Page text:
Your comments on lip service though, ring very true. And I loved Sam’s vision.

    But it seems to me a pipe dream until we can make the monumental shift from an existence/culture/species motivated by fear (and so the need for a huge military) to an existence/culture/species motivated by love–in which case we would then value inquiry and understanding more than being right.

    Love allows us to seek first to understand before seeking to be understood.

    In other words, palaces of learning will be built not with the ego, but with the spirit.



  2. Chris, I’m not sure I could agree with you any more. It’s all about where our priorities are, and right now, sadly, we’re not overly concerned about our own enrichment or growth so much as we’re concerned with competition and aggression.

  3. Education is one of those items where I think that the sheer size of our country is a hindrance. I mean, how could anyone reasonably expect to get a consensus on the amount of money to spend or the areas to concentrate on or even what specifically should be taught. It is a monumental program that’s growing exponentially and I hope one of us has an epiphany about it soon and then has the resources and charisma to get everyone else on board.

  4. I don’t believe these problems will ever be solved. Not until people want it. And by want it, I mean that there is some sort of strong ethic instilled where people want to work hard for it. (As a parent, I am working diligently to instill that thirst in my children.) Until then, it doesn’t matter what educators do as long as students think they can sit back and absorb, rather than grab, work, sustain, query, and just plain demand more.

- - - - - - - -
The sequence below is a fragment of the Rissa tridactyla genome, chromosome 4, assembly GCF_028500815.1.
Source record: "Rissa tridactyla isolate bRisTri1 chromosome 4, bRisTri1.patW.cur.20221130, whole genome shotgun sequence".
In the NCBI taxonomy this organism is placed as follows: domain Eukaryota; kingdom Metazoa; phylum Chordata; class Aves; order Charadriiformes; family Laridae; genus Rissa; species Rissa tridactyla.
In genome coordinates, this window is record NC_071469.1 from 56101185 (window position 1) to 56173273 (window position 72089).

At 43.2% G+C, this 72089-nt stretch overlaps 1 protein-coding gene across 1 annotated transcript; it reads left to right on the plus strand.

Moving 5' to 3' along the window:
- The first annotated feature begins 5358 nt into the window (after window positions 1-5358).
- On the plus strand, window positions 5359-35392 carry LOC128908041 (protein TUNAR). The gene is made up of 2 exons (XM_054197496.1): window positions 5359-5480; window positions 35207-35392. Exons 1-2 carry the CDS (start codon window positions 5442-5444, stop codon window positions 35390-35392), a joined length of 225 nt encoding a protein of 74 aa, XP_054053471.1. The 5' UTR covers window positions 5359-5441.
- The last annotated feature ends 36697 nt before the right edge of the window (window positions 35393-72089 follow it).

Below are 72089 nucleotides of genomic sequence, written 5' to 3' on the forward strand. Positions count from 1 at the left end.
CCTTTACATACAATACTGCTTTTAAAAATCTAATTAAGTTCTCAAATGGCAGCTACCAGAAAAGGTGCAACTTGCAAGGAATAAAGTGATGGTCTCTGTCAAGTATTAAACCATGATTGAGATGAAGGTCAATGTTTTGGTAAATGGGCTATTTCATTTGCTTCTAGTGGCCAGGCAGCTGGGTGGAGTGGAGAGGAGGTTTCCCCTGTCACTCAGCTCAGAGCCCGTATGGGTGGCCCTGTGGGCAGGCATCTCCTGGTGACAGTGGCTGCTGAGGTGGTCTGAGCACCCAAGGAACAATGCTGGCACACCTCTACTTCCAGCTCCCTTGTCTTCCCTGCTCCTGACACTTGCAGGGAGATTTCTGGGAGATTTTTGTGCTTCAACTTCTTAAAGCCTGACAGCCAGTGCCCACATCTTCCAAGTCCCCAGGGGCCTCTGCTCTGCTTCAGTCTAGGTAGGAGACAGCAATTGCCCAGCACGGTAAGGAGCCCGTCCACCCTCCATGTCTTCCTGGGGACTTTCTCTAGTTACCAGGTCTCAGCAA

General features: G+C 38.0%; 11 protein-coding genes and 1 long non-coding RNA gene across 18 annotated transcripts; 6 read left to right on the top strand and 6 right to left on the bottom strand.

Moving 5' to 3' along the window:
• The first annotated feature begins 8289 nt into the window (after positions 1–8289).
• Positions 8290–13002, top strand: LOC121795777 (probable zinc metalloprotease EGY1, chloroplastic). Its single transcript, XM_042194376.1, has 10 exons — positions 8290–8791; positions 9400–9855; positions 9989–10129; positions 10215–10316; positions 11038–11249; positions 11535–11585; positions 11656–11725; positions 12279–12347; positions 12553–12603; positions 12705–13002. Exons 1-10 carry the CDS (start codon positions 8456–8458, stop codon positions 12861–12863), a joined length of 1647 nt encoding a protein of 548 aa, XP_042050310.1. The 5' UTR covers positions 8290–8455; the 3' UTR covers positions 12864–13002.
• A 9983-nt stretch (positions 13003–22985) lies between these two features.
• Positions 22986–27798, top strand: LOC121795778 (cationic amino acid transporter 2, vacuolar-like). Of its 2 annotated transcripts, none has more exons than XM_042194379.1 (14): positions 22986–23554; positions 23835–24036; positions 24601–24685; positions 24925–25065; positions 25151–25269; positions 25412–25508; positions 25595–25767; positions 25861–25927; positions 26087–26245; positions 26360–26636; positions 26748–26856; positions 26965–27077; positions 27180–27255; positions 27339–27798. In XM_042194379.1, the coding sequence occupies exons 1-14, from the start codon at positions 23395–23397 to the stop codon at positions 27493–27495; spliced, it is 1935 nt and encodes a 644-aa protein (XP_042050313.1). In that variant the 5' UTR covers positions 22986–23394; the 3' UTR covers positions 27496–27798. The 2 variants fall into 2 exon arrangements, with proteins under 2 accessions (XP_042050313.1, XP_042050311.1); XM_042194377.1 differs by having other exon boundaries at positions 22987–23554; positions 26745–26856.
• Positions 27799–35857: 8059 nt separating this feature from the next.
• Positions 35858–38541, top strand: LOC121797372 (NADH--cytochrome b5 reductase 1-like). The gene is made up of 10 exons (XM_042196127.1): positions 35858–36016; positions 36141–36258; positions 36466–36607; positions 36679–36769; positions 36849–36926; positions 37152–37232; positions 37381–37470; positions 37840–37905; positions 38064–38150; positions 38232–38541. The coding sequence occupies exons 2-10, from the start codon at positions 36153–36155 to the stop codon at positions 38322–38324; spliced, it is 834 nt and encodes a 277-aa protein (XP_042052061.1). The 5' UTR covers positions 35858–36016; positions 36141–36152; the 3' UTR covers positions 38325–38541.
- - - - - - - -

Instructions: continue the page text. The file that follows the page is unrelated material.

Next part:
I always tell my students, your education is yours. Not mine to give you, but yours to take. Do it. Make the most of your time in school. You get out of it what you put into it.

  5. damn straight. especially that part about six-figure salaries… 😉

  6. Kim

    Saintseester, you are right on about the kids having to grab on. I deal with that struggle everyday in my classroom, and they’re only 10!

    First off, I love teaching. I love my kiddos, and I doubt I will ever do anything outside of education. That being said, I believe our education system as it exists now is irretrievably broken, and we must throw out all of the “this is the way we do it” and “it’s their fault” (whoever they are) garbage.

    We need to be courageous enough to think outside the box, stop trying to pander to special interest groups (including the unions) and stumping for votes. It’s not about power, privilege, prestige or pride. It’s about KIDS. Once we get that through our thick heads and ruthlessly seek only what is best for them, no matter the cost – personal or financial – we might have a chance.

  7. Pingback: Exactly « A Teacher’s Education

Leave a Reply

Fill in your details below or click an icon to log in: Logo

You are commenting using your account. Log Out / Change )

Twitter picture

You are commenting using your Twitter account. Log Out / Change )

Facebook photo

You are commenting using your Facebook account. Log Out / Change )

Google+ photo

You are commenting using your Google+ account. Log Out / Change )

Connecting to %s